Dealing with a locker (which I'd paid for) was out of the question. I knew fumbling with a combination lock and trying to keep straight what I was putting in vs. what I was taking out would do me in. Chances were I'd leave my phone and bag on the ground right in front of it anyway. So I resigned to shouldering my backpack until I found my sea legs, getting the lay of the land so I could find my sets, and taking it slow.

But first: pants!

I set my bag (a super lightweight cinch sack made of parachute fabric) down and reached in to pull out my cozy, soft, favorite Monrow sweats. Won't these feel lovely and be so comforting right now, I thought. 

Oh fuck. Oh no. My pants. I left my pants in the Uber. Doris has my fucking pants in her backseat. 

NO PROBLEM, I think. I got this. I am hardcore. I decide to just rock my hoodie, which totally covers the bikini bottoms, and which combined with the barely-there fence net tights makes it questionable whether I'm even dressed from the waist down at all. I am now essentially Porky Pigging it around the fucking festival, but at least it is dark, and at least, let's be real, I am tripping way too hard to care much anyway.

I find my way to the stage I know I'll be spending most of the night at only to find it faces a small hill. The entire viewing area is raked on a not terribly small slope, meaning there is really no level place to stand unless I want to be sandwiched in close up front - which I definitely do not. It's about this time a couple of negative mental loops kick in, making it impossible for me to get physically or psychologically comfortable:

a) I realized that since I didn't dare mess with a locker, I wouldn't be able to charge my phone (the lockers have hookups for cell phones). And if I couldn't charge my phone, it would be dead by the time I got back to LA and needed an Uber from USC to my apartment. I might very well be stranded and have to hoof it home. Not impossible, but a solid 45 minute walk. With. No. Pants.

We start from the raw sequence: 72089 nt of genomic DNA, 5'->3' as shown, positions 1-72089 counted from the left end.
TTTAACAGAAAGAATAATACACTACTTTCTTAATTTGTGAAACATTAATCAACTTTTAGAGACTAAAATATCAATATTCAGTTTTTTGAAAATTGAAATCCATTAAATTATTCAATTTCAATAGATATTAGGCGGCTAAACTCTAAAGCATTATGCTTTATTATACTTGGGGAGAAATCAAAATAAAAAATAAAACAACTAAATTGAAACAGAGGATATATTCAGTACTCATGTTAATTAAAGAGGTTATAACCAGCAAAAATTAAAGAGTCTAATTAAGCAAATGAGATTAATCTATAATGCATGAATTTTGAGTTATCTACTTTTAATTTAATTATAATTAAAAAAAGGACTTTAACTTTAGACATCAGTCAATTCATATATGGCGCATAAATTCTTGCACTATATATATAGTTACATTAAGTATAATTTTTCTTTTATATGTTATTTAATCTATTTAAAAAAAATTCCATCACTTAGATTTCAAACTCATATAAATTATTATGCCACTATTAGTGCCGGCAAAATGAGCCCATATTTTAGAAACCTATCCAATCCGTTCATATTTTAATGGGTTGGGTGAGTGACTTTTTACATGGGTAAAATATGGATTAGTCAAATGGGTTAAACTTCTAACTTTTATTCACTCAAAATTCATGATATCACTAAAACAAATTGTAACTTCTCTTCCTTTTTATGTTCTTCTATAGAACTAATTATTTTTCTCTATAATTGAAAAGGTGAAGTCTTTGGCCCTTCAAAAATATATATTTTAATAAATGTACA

b) The hill I was standing on was completely throwing me off. I had no spatial stability and I kept catching myself facing slightly away from the stage, like an insane person. Eventually the shrooms eased up enough that I found this hysterical, but for the first little while I felt trapped in a fun house with 0% fun.

All this being said, the lights and sounds were amplified in a way that was just stunning. I was almost in tears at one point, my senses were so enraptured. But it was hairy, ngl. I briefly considered bailing and eating a $200 Uber just to get back home and crawl into bed. But #adventure. I only have so many of these festivals left in me, and I'll be goddamned if a little forest fungi is gonna ruin one of them. 

It leveled out. But I was still cold and overly high, and desperately needed to dance it off. Only that was impossible because of the stupid hill we were situated on. I found a little spot off to the side where I could set my bag down under a big tree-sized glowing mushroom (so meta!), and that worked okay except for the fact that people kept coming up and asking if I'd take their photo under the mushroom. I was like Yo I can barely see this dimension much less your tiny phone screen but let's do this. 

After Spencer Brown's set (which was just straight glorious), I explored a little bit, but there wasn't much other music that really did it for me and I couldn't find a groove. I met a few people, but I was underwater and they were on dry land, so I couldn't really connect with them. Eventually I trusted my cognitive abilities enough to go take advantage of my prepaid locker and charge my phone. But I was terrified of missing my ride home, so I left the grounds a full hour before the city shuttle was meant to depart. The nice clipboard lady who checked me in was all "Where were you this morning?" and I had to explain that noon was much too early for me trek up, and sorry if you waited, but I had no way of letting you know I'd be taking the train up instead. 

(I'm skipping over the fact that the actual walk from the venue to the shuttles was an insane 30 minute hell hike alongside a freeway and over train tracks in the cold desert night wind. If I hadn't been shuffling along in a caravan of other exhausted revelers I definitely would have gotten lost and died of exposure. Don't forget to picture my sad, huddling walk WITHOUT PANTS.)

ANYWAY, I survived. I miraculously got an Uber at USC, didn't lose any other clothes, and finally made it to a bed I'd never in my life been so happy to curl up in. And I realize now it was probably lucky to start winding down my EDM festival career on a low note, so I'll have less FOMO when I finally do hang it up.